Sometimes you have to pivot. Play-Doh was originally used to remove coal residue from walls. Before the 80s Nintendo sold ramen and vacuum cleaners. Twitter was originally a podcast app. Just saying, you have to be nimble. Willing to adapt and change. You have to be...like Zoltan Drago.
The art of science...and the artist who was not a scientist
All Zoltan Drago wanted to do was run a wax museum where he could bring the wax sculptures to life. Sorry, I can barely say that with a straight face. He was a talented sculptor and artist, making full-life replicas of heroes and villains. And also wanting them to come to life for some reason. I think he wanted to take over the world or something, so he comes by his villainy honestly.
Unfortunately, he was a sculptor and an artist. And...I'm not bashing artists. I'm a podcast writer. Give me a full chemistry lab and have me start mixing stuff together to bring wax sculptures to life and I wouldn't know what I was doing either.
Zoltan Drago, though, never gave up. He kept mixing junk together until, one day, he landed on a success.
And, not a success as in bringing wax sculptures to life that makes no sense at all. It's a stupid dream and I think less of Zoltan for having it. He discovered...fear gas.
And actually he didn't. His cat knocked over a jar of something into a jar of something else which landed on a Bunsen burner and boom. Fear vapor. A half hour later, when Zoltan stopped freaking out about scary his house cat was, he discovered it. His pivot.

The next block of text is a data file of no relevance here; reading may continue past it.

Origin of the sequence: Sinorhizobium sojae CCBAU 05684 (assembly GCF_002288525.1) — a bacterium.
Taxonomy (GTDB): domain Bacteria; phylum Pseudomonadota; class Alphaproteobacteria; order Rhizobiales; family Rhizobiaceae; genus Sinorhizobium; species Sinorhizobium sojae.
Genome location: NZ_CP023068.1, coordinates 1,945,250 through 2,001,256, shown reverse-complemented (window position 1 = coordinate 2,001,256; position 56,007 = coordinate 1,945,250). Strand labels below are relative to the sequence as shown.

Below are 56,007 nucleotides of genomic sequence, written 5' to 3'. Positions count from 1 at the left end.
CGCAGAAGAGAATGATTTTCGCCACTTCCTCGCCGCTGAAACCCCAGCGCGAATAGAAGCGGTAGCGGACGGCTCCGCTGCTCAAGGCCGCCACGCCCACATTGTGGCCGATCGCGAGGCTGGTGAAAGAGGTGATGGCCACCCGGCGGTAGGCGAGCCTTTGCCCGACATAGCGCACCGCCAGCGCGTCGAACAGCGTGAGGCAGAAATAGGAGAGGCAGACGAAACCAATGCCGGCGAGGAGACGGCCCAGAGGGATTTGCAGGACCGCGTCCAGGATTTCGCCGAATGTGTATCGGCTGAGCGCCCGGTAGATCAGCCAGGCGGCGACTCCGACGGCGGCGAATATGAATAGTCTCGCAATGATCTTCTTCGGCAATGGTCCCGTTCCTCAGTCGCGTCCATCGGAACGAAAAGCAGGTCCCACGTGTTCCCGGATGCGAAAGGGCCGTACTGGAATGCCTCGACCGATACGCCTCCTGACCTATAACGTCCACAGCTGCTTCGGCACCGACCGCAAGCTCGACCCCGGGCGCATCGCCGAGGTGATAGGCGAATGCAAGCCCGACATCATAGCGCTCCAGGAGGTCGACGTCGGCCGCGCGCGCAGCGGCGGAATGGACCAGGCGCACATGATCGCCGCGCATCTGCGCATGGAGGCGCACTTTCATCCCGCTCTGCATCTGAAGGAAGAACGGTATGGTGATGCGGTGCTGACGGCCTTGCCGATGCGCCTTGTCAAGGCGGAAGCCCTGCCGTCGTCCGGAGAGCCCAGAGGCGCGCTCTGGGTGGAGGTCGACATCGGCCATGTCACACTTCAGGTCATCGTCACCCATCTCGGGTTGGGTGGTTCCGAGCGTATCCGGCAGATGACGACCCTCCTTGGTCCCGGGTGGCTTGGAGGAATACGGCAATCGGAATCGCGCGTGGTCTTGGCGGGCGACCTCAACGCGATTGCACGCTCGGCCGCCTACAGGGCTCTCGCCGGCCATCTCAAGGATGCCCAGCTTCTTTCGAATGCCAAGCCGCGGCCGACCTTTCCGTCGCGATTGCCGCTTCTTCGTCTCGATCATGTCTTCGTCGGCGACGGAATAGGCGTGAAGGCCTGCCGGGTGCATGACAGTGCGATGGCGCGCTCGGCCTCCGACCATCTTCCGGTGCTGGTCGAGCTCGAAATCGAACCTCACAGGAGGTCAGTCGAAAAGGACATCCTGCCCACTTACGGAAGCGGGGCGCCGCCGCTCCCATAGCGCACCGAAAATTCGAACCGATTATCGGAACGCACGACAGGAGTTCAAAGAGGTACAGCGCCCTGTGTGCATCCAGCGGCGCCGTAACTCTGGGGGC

He modified a pistol to shoot fear gas pellets made a...kind of scary costume...I don't know, the knee-high boots and purple cape really undercut his skull mask...and Mr. Fear was born. He strong-armed some goons into working for him, the ox and the eel - and yes, the eel we've talked about, and went to work.
I have to give Mr. Fear props. It was a good plan. He hired out a film crew, got all the necessary permits to block off a city street, and told the camera people not to worry. Things were going to get really intense. They were all super method and committed to their craft, so everyone was going to stay in character no matter what.
They reason this movie looked so real was because it...was actually happening. Mr. Fear and his goons were robbing the bank, and the film crew was so they could do it in broad daylight.
But, there was someone around who could hear the weeping and pleading of the hostages inside the bank. He knew it was real. Daredevil. The man without fear.
The only thing we have to fear is reversible wall fans.
The whole issue was a hodgepodge of Mister Fear and friends luring Daredevil to the wax museum where they pretended to be wax and then Daredevil pretended to be wax and then used his own wax sculpture. Long story short, a reversible exhaust fan did the first Mister Fear in. And when your big foil is...reversible fan. Well...maybe you're not one of the A-listers.